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Diving on Hydrogen !

grahams

Well-known member
Excellent. We did exactly the same when I was a youngster. We fed the H2 and O2 from water electrolysis into a balloon, creating a perfect explosive mix. Nearly blew our heads off.
 

Chocolate fireguard

Active member
When we should have been old enough to know better we did the same with a pedal bin bag and acetylene from a carbide generator. Air rather than oxygen as a first trial.
We never did the second trial!
 

JAshley73

Member
Very interesting. When I saw cave diving on TV for the first time, I thought, "No way, never in a million years..."

Now, I don't know. I'm starting to find peace in those remote situations. Who knows, maybe in a decade or two...
 

mrodoc

Well-known member
Hydrogen diving isn't new! Comex did the Hydra trials many years ago keeping divers in saturation and going to depths if I recall of 300m. It hasn't been adopted widely as they had significant issues with narcosis. Well, they certainly did in the film I saw of Maurice Cross looking very depressed! Interestingly the explosive risk was less of an issue as the percentage of oxygen required at these depths is very low to keep partial pressure at the right level. Seehttps://en.wikipedia.org/wiki/Hydrox_(breathing_gas) for more detailed information and a reference to Richard Harris's dive in the Pearse resurgence (the anaesthtetist involved in the Thai rescue).
 

Cantclimbtom

Well-known member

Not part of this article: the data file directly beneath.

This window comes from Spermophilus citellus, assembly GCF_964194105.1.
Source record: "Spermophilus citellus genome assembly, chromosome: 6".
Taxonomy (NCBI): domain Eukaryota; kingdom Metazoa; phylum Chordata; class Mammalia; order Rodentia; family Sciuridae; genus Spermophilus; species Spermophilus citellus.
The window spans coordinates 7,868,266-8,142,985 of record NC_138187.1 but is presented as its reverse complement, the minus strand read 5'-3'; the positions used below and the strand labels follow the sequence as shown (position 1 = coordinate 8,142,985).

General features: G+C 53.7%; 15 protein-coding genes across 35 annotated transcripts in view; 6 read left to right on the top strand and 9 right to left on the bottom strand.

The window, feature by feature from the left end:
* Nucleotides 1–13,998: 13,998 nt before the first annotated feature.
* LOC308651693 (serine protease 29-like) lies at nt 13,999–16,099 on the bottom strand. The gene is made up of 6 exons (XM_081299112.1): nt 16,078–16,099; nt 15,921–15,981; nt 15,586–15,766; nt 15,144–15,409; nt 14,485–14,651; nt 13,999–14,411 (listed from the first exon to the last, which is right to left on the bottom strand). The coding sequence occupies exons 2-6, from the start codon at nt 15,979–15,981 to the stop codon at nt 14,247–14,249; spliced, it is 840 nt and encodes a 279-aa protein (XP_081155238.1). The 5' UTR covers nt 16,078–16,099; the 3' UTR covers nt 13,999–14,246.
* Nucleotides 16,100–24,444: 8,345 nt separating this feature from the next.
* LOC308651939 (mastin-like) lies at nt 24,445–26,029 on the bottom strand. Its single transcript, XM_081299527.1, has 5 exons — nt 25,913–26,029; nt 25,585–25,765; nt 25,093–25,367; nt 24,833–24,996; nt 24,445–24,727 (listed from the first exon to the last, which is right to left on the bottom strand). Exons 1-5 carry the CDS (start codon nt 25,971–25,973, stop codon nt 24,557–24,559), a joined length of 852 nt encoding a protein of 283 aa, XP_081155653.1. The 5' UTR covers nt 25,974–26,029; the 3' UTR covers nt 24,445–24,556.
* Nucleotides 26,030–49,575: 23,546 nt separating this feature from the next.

Hydrogen is difficult stuff, I can't see it becoming mainstream for anything much. It's such a sneaky little molecule it manages to leak through ordinary seals especially if it's given time to sit for a while and figure out a way. It also messes about with the kind of metals you might choose for pressure vessels (although aluminium fares better) especially inconvenient as roughly room temperature is the sweet-spot for that effect and makes them brittle and crack. It can also play havoc with welds. It's a very uncooperative gas
 

jonnybellman

New member
Hydrogen diving isn't new! Comex did the Hydra trials many years ago keeping divers in saturation and going to depths if I recall of 300m. It hasn't been adopted widely as they had significant issues with narcosis. Well, they certainly did in the film I saw of Maurice Cross looking very depressed! Interestingly the explosive risk was less of an issue as the percentage of oxygen required at these depths is very low to keep partial pressure at the right level. Seehttps://en.wikipedia.org/wiki/Hydrox_(breathing_gas) for more detailed information and a reference to Richard Harris's dive in the Pearse resurgence (the anaesthtetist involved in the Thai rescue).
I listened to a podcast recently with Simon Mitchell, he said Comex developed protocols to around 700m (dry dives in a chamber). Pretty crazy stuff. I don't expect hydrogen to be used in typical technical diving, but it clearly has a place in pushing the boundaries of existing depth limits. Nitrogen has narcosis, Oxygen becomes toxic, Helium gives the shakes. I suspect we'll find out Hydrogen has it's own issues. Time will tell....
 

mrodoc

Well-known member
As I mentioned before Hydrogen narcosis is a 'thing' and seemed to be an issue in the dry dives. The idea was to ameliorate the effects of HPNS associated with the used of Helium. It's why trimix became popular.
 

jonnybellman

New member
Simon said on the podcast Craig and Harry didn't observe any issues with the hydrogen (at the depths they went to), but it did have a positive improvement on the HPNS experienced. Of course I'm no expert, and only passing on my interpretation of what I heard/remember :)
 
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